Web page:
Similarly, modern cosmology is augmented by unsubstantiated, mathematically sophis¬ticated ideas — of the multiverse, anthropic reasoning and string theory. The multiverse idea postulates the existence of numerous other regions of space-time, to which we have no access and in which the cosmologi¬cal parameters have different values.
The anthropic argument is then often applied. It holds that our own region has the parameters it does (including those of dark energy and dark matter) because other, more likely values would not have allowed life to develop near a star like the Sun in a galaxy such as the Milky Way1–3. An overlooked problem with this argument is that, accord¬ing to one analysis4, life is 1,000 times more likely to exist 10 trillion years from now around stars that weigh one-tenth the mass of the Sun. This means that terrestrial life might be premature and not the most likely form of life, even in our own Universe4.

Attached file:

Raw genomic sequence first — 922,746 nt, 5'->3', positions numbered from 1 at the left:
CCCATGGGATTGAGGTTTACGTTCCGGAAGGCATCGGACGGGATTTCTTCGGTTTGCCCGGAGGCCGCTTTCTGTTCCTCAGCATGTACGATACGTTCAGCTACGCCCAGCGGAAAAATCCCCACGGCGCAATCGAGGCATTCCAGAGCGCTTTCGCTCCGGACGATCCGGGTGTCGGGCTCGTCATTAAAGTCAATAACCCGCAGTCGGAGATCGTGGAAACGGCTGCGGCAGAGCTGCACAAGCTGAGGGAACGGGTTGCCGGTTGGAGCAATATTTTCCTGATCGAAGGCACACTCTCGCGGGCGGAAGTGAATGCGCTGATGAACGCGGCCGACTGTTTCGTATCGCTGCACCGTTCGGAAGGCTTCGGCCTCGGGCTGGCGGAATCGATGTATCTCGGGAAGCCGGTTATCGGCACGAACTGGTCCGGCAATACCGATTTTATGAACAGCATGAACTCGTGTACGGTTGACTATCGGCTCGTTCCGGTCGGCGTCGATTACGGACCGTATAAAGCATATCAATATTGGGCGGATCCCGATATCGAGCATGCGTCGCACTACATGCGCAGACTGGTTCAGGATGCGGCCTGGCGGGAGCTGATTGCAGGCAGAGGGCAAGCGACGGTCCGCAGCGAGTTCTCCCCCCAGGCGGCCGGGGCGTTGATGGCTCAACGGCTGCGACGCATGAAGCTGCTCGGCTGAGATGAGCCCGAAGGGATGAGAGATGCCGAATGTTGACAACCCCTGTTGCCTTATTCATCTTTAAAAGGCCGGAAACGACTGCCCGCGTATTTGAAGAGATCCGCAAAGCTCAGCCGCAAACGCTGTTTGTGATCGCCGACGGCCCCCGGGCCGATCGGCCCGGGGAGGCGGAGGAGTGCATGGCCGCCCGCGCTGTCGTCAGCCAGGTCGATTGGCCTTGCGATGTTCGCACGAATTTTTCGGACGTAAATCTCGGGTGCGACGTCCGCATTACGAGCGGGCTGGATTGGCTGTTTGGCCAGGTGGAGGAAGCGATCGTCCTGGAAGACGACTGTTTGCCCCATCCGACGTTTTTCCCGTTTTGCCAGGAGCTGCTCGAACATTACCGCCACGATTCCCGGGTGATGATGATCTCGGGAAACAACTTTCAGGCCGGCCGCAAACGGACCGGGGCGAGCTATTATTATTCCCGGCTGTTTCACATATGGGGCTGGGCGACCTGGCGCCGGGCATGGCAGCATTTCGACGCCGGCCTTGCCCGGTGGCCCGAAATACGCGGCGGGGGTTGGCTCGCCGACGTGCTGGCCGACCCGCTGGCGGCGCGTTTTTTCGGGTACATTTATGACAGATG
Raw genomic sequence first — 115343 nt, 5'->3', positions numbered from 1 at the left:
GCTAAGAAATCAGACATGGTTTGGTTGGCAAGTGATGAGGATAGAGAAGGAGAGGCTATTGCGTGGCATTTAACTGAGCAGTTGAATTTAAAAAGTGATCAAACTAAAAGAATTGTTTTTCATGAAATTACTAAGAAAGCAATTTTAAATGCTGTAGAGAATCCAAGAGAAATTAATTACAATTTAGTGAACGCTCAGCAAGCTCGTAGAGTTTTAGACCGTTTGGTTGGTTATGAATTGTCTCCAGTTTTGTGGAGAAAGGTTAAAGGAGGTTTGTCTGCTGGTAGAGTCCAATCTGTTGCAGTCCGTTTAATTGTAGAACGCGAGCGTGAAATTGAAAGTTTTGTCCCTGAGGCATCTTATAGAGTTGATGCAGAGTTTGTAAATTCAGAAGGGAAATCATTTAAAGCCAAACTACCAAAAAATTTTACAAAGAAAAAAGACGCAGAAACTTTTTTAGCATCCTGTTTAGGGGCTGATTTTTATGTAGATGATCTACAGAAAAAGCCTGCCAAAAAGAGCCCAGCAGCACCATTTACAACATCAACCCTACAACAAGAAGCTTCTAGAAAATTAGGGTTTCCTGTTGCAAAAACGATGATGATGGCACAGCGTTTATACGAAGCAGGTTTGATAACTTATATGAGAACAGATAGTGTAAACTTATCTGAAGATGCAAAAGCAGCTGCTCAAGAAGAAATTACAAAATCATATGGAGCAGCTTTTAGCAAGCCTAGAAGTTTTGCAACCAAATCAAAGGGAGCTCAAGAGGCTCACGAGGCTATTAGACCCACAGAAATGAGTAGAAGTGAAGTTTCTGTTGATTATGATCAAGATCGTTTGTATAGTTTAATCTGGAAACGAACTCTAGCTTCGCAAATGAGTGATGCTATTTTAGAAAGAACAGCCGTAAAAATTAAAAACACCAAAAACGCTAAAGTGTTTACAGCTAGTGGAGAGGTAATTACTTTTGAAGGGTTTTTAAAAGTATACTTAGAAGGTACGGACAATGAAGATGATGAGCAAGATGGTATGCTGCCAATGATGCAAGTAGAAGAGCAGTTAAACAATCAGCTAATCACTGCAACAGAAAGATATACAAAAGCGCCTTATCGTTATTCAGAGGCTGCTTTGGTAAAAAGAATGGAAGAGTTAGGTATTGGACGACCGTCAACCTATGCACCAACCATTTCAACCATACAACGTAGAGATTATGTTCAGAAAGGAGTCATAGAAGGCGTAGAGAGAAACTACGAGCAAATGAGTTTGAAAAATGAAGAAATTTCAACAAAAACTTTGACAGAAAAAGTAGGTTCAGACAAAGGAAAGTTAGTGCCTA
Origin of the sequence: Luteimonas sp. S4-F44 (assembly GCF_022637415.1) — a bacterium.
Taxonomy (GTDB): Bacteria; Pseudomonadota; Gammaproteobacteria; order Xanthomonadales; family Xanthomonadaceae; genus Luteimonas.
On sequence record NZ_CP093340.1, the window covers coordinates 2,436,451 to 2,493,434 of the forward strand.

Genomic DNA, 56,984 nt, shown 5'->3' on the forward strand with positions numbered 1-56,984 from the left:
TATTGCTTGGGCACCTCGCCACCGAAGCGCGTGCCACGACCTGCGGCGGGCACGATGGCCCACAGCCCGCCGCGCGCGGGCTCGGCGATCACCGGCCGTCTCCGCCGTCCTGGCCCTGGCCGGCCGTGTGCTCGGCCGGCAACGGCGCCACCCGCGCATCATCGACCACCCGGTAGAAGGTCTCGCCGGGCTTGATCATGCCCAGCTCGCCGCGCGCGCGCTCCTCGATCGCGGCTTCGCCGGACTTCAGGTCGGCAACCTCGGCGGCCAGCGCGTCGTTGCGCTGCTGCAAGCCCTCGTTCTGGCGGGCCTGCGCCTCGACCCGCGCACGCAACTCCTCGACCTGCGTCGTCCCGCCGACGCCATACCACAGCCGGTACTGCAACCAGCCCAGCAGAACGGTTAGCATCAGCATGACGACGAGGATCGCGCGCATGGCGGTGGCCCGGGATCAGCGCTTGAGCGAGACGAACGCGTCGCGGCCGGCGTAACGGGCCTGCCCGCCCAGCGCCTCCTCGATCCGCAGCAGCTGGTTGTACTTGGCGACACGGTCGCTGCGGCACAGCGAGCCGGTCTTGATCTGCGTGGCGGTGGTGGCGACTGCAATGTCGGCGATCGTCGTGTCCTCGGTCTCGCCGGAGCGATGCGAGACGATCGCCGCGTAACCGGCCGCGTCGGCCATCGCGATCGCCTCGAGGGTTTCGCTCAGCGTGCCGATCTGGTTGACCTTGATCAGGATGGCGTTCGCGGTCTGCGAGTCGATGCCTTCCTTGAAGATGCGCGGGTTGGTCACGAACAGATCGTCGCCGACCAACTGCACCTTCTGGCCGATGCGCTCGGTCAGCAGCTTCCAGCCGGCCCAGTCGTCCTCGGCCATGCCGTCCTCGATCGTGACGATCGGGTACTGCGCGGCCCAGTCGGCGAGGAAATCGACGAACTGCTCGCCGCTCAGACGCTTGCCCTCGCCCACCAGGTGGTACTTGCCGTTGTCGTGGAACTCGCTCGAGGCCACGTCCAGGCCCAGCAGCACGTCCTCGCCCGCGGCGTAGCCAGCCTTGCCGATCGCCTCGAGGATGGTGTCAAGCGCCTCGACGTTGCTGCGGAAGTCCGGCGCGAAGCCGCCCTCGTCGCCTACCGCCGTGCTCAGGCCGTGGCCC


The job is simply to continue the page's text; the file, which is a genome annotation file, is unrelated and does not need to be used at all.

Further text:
A vibrant scientific culture encourages many interpretations of evidence, argues Avi Loeb.